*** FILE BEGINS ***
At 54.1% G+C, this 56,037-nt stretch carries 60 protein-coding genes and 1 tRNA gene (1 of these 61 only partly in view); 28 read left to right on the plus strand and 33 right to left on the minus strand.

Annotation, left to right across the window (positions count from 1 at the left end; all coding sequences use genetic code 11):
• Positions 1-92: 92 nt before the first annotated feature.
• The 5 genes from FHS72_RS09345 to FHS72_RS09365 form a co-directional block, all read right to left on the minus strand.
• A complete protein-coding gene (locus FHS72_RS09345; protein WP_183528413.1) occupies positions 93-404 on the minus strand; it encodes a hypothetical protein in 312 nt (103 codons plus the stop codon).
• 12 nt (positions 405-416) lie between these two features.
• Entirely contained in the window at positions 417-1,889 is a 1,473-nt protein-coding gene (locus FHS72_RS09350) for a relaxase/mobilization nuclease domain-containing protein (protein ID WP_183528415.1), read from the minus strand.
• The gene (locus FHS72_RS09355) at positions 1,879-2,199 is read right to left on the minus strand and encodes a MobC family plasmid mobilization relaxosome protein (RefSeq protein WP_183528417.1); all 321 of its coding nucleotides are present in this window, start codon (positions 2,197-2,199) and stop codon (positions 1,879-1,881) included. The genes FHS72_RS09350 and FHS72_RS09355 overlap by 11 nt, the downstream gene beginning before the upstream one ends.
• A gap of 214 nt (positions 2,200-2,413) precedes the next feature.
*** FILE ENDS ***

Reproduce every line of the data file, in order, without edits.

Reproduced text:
At 54.1% G+C, this 56,037-nt stretch carries 60 protein-coding genes and 1 tRNA gene (1 of these 61 only partly in view); 28 read left to right on the plus strand and 33 right to left on the minus strand.

Annotation, left to right across the window (positions count from 1 at the left end; all coding sequences use genetic code 11):
• Positions 1-92: 92 nt before the first annotated feature.
• The 5 genes from FHS72_RS09345 to FHS72_RS09365 form a co-directional block, all read right to left on the minus strand.
• A complete protein-coding gene (locus FHS72_RS09345; protein WP_183528413.1) occupies positions 93-404 on the minus strand; it encodes a hypothetical protein in 312 nt (103 codons plus the stop codon).
• 12 nt (positions 405-416) lie between these two features.
• Entirely contained in the window at positions 417-1,889 is a 1,473-nt protein-coding gene (locus FHS72_RS09350) for a relaxase/mobilization nuclease domain-containing protein (protein ID WP_183528415.1), read from the minus strand.
• The gene (locus FHS72_RS09355) at positions 1,879-2,199 is read right to left on the minus strand and encodes a MobC family plasmid mobilization relaxosome protein (RefSeq protein WP_183528417.1); all 321 of its coding nucleotides are present in this window, start codon (positions 2,197-2,199) and stop codon (positions 1,879-1,881) included. The genes FHS72_RS09350 and FHS72_RS09355 overlap by 11 nt, the downstream gene beginning before the upstream one ends.
• A gap of 214 nt (positions 2,200-2,413) precedes the next feature.